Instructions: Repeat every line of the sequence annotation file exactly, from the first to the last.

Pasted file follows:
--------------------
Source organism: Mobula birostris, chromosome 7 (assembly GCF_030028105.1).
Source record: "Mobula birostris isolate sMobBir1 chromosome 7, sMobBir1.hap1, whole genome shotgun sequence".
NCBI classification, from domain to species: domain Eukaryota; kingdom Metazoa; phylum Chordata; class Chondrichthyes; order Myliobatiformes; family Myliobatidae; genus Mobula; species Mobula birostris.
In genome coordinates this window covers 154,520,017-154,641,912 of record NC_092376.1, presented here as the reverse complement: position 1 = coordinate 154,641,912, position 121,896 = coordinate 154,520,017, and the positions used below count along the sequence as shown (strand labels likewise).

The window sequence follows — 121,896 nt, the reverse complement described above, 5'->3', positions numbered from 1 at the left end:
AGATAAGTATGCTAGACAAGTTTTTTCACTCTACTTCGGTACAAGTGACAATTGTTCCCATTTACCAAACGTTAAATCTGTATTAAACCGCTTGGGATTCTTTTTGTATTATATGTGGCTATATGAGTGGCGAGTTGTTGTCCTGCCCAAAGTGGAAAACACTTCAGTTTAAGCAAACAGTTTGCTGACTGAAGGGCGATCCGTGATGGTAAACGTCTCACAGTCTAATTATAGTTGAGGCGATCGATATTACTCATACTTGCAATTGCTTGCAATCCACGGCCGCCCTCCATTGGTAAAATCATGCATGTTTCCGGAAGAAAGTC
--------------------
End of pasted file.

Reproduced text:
Source organism: Mobula birostris, chromosome 7 (assembly GCF_030028105.1).
Source record: "Mobula birostris isolate sMobBir1 chromosome 7, sMobBir1.hap1, whole genome shotgun sequence".
NCBI classification, from domain to species: domain Eukaryota; kingdom Metazoa; phylum Chordata; class Chondrichthyes; order Myliobatiformes; family Myliobatidae; genus Mobula; species Mobula birostris.
In genome coordinates this window covers 154,520,017-154,641,912 of record NC_092376.1, presented here as the reverse complement: position 1 = coordinate 154,641,912, position 121,896 = coordinate 154,520,017, and the positions used below count along the sequence as shown (strand labels likewise).

The window sequence follows — 121,896 nt, the reverse complement described above, 5'->3', positions numbered from 1 at the left end:
AGATAAGTATGCTAGACAAGTTTTTTCACTCTACTTCGGTACAAGTGACAATTGTTCCCATTTACCAAACGTTAAATCTGTATTAAACCGCTTGGGATTCTTTTTGTATTATATGTGGCTATATGAGTGGCGAGTTGTTGTCCTGCCCAAAGTGGAAAACACTTCAGTTTAAGCAAACAGTTTGCTGACTGAAGGGCGATCCGTGATGGTAAACGTCTCACAGTCTAATTATAGTTGAGGCGATCGATATTACTCATACTTGCAATTGCTTGCAATCCACGGCCGCCCTCCATTGGTAAAATCATGCATGTTTCCGGAAGAAAGTC